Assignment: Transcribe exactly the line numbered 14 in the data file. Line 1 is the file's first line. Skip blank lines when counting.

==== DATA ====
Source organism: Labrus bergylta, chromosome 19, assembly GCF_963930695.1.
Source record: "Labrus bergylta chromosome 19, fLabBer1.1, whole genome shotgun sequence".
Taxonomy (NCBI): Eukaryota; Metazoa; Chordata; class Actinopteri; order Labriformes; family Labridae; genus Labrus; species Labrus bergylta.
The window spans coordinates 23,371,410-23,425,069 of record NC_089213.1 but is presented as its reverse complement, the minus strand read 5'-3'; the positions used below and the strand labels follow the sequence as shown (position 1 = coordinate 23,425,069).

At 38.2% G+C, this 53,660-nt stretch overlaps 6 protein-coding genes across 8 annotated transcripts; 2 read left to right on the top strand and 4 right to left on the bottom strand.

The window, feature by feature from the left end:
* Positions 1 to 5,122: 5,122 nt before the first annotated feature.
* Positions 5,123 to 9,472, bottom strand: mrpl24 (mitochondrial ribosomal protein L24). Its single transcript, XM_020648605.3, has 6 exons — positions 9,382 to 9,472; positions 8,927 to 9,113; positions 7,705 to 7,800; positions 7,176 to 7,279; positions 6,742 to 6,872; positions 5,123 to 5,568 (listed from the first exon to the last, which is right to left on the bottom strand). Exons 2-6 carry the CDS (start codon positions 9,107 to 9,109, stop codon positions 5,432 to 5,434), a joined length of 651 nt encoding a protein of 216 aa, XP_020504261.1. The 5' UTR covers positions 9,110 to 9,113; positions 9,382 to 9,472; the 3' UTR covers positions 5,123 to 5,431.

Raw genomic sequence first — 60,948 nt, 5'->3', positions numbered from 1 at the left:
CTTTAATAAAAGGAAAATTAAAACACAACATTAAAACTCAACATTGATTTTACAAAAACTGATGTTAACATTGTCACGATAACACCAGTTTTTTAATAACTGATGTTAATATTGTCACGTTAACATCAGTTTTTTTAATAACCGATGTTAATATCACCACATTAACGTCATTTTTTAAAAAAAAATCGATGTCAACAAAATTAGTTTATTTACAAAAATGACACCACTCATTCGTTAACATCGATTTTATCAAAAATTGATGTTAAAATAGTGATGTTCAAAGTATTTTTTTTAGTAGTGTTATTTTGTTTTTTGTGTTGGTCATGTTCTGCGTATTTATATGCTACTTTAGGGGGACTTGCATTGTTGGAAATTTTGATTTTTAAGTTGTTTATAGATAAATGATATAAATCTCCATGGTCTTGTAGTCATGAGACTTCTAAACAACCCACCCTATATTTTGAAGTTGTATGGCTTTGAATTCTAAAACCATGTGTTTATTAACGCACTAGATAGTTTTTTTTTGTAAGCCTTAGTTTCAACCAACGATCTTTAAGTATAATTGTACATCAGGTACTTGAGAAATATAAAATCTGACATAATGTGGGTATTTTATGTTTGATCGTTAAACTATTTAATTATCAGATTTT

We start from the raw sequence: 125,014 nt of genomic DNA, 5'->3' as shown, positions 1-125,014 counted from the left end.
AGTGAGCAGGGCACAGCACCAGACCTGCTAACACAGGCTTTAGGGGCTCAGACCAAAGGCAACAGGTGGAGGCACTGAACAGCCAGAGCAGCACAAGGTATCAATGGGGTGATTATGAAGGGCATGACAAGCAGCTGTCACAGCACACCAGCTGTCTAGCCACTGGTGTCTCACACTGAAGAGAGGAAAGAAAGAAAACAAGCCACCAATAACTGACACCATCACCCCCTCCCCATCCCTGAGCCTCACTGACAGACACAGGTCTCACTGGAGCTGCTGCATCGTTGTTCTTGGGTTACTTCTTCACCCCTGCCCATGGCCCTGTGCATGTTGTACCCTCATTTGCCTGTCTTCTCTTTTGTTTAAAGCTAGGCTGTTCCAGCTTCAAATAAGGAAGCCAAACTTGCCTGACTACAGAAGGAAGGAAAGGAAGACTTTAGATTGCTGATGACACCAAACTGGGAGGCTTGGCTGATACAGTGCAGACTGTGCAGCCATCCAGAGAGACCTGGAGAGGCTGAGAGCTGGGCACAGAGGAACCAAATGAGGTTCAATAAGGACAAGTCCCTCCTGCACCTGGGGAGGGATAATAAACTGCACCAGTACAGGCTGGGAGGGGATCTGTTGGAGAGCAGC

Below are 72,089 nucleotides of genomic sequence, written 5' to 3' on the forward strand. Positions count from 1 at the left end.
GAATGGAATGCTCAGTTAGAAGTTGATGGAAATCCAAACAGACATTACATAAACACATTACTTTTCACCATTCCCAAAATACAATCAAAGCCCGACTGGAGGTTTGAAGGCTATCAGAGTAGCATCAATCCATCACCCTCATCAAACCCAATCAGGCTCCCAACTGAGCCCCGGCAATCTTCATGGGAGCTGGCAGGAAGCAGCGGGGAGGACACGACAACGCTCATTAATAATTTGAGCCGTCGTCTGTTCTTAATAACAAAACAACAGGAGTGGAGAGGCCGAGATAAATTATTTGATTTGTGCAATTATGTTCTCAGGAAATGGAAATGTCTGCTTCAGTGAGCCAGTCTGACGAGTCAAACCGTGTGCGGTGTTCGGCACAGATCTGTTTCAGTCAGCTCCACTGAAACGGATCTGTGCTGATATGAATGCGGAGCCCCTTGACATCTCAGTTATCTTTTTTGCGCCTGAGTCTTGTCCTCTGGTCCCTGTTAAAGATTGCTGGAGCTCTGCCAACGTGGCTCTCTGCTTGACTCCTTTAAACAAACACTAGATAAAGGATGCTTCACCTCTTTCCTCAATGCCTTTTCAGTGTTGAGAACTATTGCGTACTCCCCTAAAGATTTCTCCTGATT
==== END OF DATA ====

GAATGGAATGCTCAGTTAGAAGTTGATGGAAATCCAAACAGACATTACATAAACACATTACTTTTCACCATTCCCAAAATACAATCAAAGCCCGACTGGAGGTTTGAAGGCTATCAGAGTAGCATCAATCCATCACCCTCATCAAACCCAATCAGGCTCCCAACTGAGCCCCGGCAATCTTCATGGGAGCTGGCAGGAAGCAGCGGGGAGGACACGACAACGCTCATTAATAATTTGAGCCGTCGTCTGTTCTTAATAACAAAACAACAGGAGTGGAGAGGCCGAGATAAATTATTTGATTTGTGCAATTATGTTCTCAGGAAATGGAAATGTCTGCTTCAGTGAGCCAGTCTGACGAGTCAAACCGTGTGCGGTGTTCGGCACAGATCTGTTTCAGTCAGCTCCACTGAAACGGATCTGTGCTGATATGAATGCGGAGCCCCTTGACATCTCAGTTATCTTTTTTGCGCCTGAGTCTTGTCCTCTGGTCCCTGTTAAAGATTGCTGGAGCTCTGCCAACGTGGCTCTCTGCTTGACTCCTTTAAACAAACACTAGATAAAGGATGCTTCACCTCTTTCCTCAATGCCTTTTCAGTGTTGAGAACTATTGCGTACTCCCCTAAAGATTTCTCCTGATT